Live Long and Prosper: The Rules for Retirement Have Changed

Baby boomers are currently facing a struggling economy, less healthcare coverage, higher costs, a longer retirement, and want to know how they can plan for their future during these uncertain times.


The Baby Boomer generation has defined itself by continuously defying expectations. In 2008, the first of this generation turned 62, which officially qualifies them to receive social security benefits. Nearly 79 million baby boomers (born between 1946 and 1964), control much of the nation's personal wealth and are currently retiring at a rate of about 1 every 8 seconds. Their transition into retirement is shaping up to be an unpredictable journey as this generation faces a set of unique challenges.

Important Factors That Will Shape Boomer Retirement:
Accumulated Wealth:

  • $12 trillion currently in retirement accounts [1]
  • Estimated 401(k)assets: $1.75 trillion [2]
  • Total amount of assets expected to roll over into IRAs in 2008: $301 billion [2]
  • Average individual amount rolled out of 401(k) plans: $334,176 (as of 2006, the latest data available)[2]

There are nearly 3 million 62 year-olds in the US today, and many will be receiving their retirement assets in a lump sum. Very few of these individual are used to managing such large sums and will need guidance as they decide to access the money the have built up in their 401(k)s. They face an overwhelming array of investment options and are bombarded by every conceivable kind of financial institution, all vying for their retirement money.

People Are Living Longer :
Due to consistent medical advancements, and healthier lifestyle choices, today's retirees face the longest retirement of any generation. They will need to live off of their retirement assets for 30-40 years. The Center for Retirement Research currently estimates 61% of households are “at risk” of being able to maintain their current standard of living after they retire.

Healthcare Costs are Rising While Fewer Companies Providing Retiree Coverage :
Retirees used to be able to count on employers to provide health insurance until Medicare kicks in at age 65 , but in 2007 only one third of employers offered retiree health insurance.[3] As healthcare costs continue to skyrocket, there are questions about whether Medicare and Social Security will even be around by the time the younger boomers reach retirement. A March study by Barclays Global Investors concludes that Medicare simply is not sustainable because its long-term expenses currently outpace its revenue by $70 trillion. They estimate that future middle and upper income retirees could face medical and insurance costs that will reduce their income buy as much as 20%.[4]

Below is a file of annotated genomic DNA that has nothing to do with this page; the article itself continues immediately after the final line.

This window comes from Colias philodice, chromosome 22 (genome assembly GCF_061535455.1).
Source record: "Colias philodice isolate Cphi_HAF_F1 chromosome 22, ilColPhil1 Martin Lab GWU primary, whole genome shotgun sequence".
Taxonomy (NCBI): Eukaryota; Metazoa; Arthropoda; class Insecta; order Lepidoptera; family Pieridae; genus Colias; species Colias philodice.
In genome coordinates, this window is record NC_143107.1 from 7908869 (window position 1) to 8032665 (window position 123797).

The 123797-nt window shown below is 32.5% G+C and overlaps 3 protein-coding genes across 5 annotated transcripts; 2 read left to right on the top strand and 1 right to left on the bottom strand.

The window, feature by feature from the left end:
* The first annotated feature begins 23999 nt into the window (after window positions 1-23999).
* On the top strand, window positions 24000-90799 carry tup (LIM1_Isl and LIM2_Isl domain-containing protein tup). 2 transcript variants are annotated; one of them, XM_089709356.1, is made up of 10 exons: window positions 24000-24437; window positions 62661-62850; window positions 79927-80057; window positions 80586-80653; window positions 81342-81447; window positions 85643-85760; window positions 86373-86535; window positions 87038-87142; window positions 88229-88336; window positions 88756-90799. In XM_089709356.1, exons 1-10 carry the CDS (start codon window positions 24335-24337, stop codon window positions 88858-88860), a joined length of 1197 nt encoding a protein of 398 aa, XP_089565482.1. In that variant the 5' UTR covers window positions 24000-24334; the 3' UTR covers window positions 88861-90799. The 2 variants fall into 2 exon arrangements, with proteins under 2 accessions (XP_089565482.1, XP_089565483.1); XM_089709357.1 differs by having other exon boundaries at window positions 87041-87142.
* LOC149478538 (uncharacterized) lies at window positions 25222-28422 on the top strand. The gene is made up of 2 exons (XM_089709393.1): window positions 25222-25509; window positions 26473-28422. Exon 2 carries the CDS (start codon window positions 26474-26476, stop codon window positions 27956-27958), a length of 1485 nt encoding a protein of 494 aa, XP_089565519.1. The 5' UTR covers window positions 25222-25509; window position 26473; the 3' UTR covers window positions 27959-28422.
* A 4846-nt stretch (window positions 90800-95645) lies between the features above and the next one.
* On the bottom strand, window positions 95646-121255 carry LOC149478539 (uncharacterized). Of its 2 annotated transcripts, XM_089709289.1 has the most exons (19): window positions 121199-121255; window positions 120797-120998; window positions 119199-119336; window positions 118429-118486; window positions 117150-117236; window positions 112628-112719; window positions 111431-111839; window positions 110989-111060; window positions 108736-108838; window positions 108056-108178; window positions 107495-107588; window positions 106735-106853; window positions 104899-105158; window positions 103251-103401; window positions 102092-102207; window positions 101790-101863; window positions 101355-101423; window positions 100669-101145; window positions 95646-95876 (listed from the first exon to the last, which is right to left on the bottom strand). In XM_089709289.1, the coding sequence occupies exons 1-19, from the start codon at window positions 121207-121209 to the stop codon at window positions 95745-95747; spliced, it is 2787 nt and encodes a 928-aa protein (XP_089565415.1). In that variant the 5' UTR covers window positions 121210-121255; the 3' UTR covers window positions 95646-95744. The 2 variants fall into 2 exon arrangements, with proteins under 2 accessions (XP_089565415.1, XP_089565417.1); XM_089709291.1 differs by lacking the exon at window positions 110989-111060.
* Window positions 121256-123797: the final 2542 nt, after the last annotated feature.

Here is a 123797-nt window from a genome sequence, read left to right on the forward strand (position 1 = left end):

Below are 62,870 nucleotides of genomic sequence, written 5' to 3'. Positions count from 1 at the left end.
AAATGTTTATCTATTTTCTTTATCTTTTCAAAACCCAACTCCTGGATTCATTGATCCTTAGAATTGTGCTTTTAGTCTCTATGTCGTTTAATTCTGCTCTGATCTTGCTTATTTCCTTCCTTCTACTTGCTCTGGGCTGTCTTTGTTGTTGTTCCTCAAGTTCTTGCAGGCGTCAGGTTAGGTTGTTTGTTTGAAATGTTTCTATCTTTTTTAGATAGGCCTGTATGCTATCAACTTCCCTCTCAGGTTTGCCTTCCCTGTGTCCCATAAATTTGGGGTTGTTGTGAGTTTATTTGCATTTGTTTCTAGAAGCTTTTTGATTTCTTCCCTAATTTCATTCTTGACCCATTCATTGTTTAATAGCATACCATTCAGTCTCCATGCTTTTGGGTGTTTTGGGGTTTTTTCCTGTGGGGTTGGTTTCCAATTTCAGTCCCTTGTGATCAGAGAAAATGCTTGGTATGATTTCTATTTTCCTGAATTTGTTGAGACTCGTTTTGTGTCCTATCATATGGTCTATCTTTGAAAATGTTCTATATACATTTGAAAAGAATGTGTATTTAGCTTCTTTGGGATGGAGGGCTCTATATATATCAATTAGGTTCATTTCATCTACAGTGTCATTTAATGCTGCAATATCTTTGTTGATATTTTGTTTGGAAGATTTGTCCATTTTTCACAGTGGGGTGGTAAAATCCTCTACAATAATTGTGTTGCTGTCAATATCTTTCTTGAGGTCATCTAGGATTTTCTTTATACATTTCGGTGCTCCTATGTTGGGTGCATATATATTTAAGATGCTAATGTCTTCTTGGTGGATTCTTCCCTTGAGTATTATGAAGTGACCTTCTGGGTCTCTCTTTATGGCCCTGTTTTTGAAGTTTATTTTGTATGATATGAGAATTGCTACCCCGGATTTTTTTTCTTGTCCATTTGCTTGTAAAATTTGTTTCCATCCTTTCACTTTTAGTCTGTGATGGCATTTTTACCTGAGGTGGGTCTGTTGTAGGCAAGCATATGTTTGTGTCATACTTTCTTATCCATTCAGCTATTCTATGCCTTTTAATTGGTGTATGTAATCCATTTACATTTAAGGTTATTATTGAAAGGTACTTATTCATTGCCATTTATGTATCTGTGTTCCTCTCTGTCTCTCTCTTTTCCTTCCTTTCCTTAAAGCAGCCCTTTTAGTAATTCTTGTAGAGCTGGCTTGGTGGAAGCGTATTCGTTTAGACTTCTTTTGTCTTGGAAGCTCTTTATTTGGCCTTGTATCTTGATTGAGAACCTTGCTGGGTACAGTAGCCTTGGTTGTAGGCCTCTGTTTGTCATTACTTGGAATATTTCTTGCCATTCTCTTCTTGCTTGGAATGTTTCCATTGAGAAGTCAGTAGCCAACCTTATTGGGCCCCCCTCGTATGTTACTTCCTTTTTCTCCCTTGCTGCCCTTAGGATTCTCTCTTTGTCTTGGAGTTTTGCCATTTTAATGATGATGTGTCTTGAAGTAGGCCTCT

Current Economic Woes:
With soaring gas and commodity prices, stagnant growth, and declining housing and stock markets, the current economy is a scary place to contemplate retirement. Homes are among the generation's biggest and most important assets. As home values across the nation have plummeted, so has homeowner confidence. Only 18% of workers polled in the Employee Benefit Research Institutes' 2008 Retirement Confidence Survey were “very confident” about saving enough money for a comfortable retirement. That is the steepest annual decline in the survey's 18-year history, and down sharply from 27% last year. [5] With all of this uncertainty, many workers don't know exactly when to retire, are concerned about their future, and don't know where to turn for trusted advice. This is where credit unions can step in to help.

What Does This Mean for Credit Unions?
Baby boomers are currently facing a struggling economy, less healthcare coverage and higher costs, a longer retirement, and want to know how they can successfully retire. Credit unions need to publicize that they are able to offer guidance and services to members who are considering retirement. The best thing that credit unions can do for younger boomers is to find out what their goals for retirement are, design a plan to help them meet their goals, and help facilitate their achievement over time. For older boomers, and retirees, credit unions need to focus on the often overlooked area of post-retirement planning and how members can withdraw their savings, minimize taxes, and make their funds last.

Credit unions are not only competing with banks in the retirement arena, but also increasingly successful brokerage firms. Less affluent individuals are often in most need of guidance, might be overlooked by the other firms, and present an excellent target for credit unions. Offering financial counseling and advice, trust services, IRA accounts, and reverse mortgages can help you effectively serve and retain your members for life.

Related Resources
If you are interested in learning more about how credit unions can effectively serve baby boomers during this critical transition period , Callahan will be hosting a webinar about this topic on July 17th . Join other credit unions for a live discussion about the strategies that they have successfully deployed.

Sources: [1] Celent's Retirement Income Distribution and Planning report
[2] Kathy Chu, “Now What?” USA TODAY, January 17,2008. (USA Today research, Census Bureau, Employee Benefits Research Institute, Cerulli Associates)
[3] Sandra Block, Early retirees try to fill gap in health coverage, USA Today, January 15, 2008.
[4] Walter Updegrave, “Retirement: Why Your ‘Number' Doesn't Matter. Money Magazine, June 20, 2008 .
[5] Ben Rooney, Retirement Wake-up call, April, 9, 2008.